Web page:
The stakes for public health and environmental protection could hardly be higher. Judge Gorsuch’s long record of hostility toward the proper role of government in ensuring a healthy environment for all people in America and his favoritism toward corporations over individuals, combined with his interest in denying access to courts for organizations working on behalf of the public interest, make him particularly unsuitable for a lifetime appointment to the Supreme Court. We strongly urge you to vote against both cloture and his confirmation when you vote later this week.
Alaska Wilderness League
American GI Forum of the United States
Center for Biological Diversity
Center for Food Safety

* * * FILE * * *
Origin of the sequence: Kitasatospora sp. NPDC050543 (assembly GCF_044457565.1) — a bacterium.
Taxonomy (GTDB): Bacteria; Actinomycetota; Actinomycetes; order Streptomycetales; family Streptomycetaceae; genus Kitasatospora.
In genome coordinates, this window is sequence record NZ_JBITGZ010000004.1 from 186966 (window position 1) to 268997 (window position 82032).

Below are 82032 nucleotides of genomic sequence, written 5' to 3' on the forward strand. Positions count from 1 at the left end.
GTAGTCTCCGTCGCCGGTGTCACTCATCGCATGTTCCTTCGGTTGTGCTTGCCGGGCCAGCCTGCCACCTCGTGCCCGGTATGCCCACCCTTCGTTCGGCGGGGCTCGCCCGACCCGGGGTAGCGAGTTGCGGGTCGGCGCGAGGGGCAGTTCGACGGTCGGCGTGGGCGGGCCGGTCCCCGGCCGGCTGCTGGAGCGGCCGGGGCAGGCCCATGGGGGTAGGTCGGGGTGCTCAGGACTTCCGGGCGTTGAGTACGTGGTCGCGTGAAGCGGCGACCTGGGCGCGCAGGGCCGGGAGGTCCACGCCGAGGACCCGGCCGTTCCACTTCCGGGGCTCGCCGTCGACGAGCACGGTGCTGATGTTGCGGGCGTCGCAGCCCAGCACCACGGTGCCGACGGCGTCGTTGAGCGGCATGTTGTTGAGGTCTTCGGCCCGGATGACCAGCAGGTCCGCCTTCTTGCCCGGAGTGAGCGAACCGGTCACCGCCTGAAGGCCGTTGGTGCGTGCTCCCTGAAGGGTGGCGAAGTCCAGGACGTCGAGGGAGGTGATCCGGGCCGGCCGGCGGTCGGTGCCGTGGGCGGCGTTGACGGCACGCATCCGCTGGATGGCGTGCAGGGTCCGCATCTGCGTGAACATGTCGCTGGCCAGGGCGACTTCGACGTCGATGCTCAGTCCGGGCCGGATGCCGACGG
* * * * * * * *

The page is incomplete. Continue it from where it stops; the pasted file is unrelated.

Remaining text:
Clean Water Action
Climate Hawks Vote
Deep South Center for Environmental Justice
Defenders of Wildlife
Earth Action, Inc
Endangered Species Coalition
Environmental Advocates of New York
Environmental Working Group
EPIC Environmental Protection Information Center
Friends of the Earth
League of Conservation Voters
Montana Conservation Voters
Ocean Futures Society
Power Shift Network
Rachel Carson Council
Safe Climate Campaign
Students for a Just and Stable Future
The Regeneration Project/Interfaith Power & Light
Turtle Island Restoration Network
Union of Concerned Scientists
United States Hispanic Leadership Institute
1 Riddle v. Hickenlooper, No. 13-1108 (10th Cir. 2014)
2 Riddle v. Hickenlooper, No. 13-1108 (10th Cir. 2014)
3 fn. 784, F.3d 666, 668 (10th Cir. 2016)
4 fn. 467 U.S. 837 (1984)
5 fn. 632 F.3d 1162 (10th Cir. 2011)
6 Id. at 1180, 1195.
7 Friends of the Earth, Inc. v. Laidlaw Envtl. Servs. (TOC), Inc., 528 U.S. 167, 185 (2000).
8 Backcountry Hunters and Anglers v. U.S Forest Service, 612 Fed. Appx. 934 (10th Cir. 2015) (unpublished opinion) 9 New Mexico Off-Highway Vehicle Alliance v. U.S. Forest Service, 540 Fed. Appx 877 (10th Cir. 2013) (unpublished opinion)